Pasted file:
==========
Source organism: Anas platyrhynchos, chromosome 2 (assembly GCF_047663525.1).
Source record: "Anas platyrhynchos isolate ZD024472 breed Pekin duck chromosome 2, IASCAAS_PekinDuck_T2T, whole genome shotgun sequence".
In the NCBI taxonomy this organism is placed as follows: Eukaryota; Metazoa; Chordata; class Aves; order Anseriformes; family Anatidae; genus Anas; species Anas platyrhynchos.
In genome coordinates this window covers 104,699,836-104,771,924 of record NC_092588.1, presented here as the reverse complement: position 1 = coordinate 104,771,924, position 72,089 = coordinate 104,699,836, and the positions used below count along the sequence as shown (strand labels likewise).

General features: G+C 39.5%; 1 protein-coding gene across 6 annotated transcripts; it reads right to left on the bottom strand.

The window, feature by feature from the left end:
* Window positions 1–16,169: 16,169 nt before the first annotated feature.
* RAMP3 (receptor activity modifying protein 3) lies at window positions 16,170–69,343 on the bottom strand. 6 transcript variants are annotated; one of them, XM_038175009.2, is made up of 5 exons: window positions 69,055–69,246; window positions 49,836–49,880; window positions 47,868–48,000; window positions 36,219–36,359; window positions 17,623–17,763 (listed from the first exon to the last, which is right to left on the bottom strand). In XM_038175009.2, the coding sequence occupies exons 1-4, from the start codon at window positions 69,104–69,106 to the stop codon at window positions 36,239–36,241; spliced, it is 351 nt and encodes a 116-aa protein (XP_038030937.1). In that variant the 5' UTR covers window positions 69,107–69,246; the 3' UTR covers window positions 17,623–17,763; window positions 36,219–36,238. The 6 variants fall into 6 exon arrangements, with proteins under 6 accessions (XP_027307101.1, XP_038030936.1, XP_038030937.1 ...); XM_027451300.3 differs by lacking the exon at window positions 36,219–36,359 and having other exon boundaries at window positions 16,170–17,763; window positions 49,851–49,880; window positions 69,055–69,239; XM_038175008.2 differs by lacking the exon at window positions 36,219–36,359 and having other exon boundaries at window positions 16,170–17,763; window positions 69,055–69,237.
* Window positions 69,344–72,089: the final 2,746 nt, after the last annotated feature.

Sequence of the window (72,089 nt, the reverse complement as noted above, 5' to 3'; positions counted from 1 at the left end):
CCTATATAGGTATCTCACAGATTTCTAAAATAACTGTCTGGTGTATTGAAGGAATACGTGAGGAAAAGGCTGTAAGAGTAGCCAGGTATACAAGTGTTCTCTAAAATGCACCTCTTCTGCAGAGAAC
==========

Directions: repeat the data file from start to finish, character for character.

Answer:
Source organism: Anas platyrhynchos, chromosome 2 (assembly GCF_047663525.1).
Source record: "Anas platyrhynchos isolate ZD024472 breed Pekin duck chromosome 2, IASCAAS_PekinDuck_T2T, whole genome shotgun sequence".
In the NCBI taxonomy this organism is placed as follows: Eukaryota; Metazoa; Chordata; class Aves; order Anseriformes; family Anatidae; genus Anas; species Anas platyrhynchos.
In genome coordinates this window covers 104,699,836-104,771,924 of record NC_092588.1, presented here as the reverse complement: position 1 = coordinate 104,771,924, position 72,089 = coordinate 104,699,836, and the positions used below count along the sequence as shown (strand labels likewise).

General features: G+C 39.5%; 1 protein-coding gene across 6 annotated transcripts; it reads right to left on the bottom strand.

The window, feature by feature from the left end:
* Window positions 1–16,169: 16,169 nt before the first annotated feature.
* RAMP3 (receptor activity modifying protein 3) lies at window positions 16,170–69,343 on the bottom strand. 6 transcript variants are annotated; one of them, XM_038175009.2, is made up of 5 exons: window positions 69,055–69,246; window positions 49,836–49,880; window positions 47,868–48,000; window positions 36,219–36,359; window positions 17,623–17,763 (listed from the first exon to the last, which is right to left on the bottom strand). In XM_038175009.2, the coding sequence occupies exons 1-4, from the start codon at window positions 69,104–69,106 to the stop codon at window positions 36,239–36,241; spliced, it is 351 nt and encodes a 116-aa protein (XP_038030937.1). In that variant the 5' UTR covers window positions 69,107–69,246; the 3' UTR covers window positions 17,623–17,763; window positions 36,219–36,238. The 6 variants fall into 6 exon arrangements, with proteins under 6 accessions (XP_027307101.1, XP_038030936.1, XP_038030937.1 ...); XM_027451300.3 differs by lacking the exon at window positions 36,219–36,359 and having other exon boundaries at window positions 16,170–17,763; window positions 49,851–49,880; window positions 69,055–69,239; XM_038175008.2 differs by lacking the exon at window positions 36,219–36,359 and having other exon boundaries at window positions 16,170–17,763; window positions 69,055–69,237.
* Window positions 69,344–72,089: the final 2,746 nt, after the last annotated feature.

Sequence of the window (72,089 nt, the reverse complement as noted above, 5' to 3'; positions counted from 1 at the left end):
CCTATATAGGTATCTCACAGATTTCTAAAATAACTGTCTGGTGTATTGAAGGAATACGTGAGGAAAAGGCTGTAAGAGTAGCCAGGTATACAAGTGTTCTCTAAAATGCACCTCTTCTGCAGAGAAC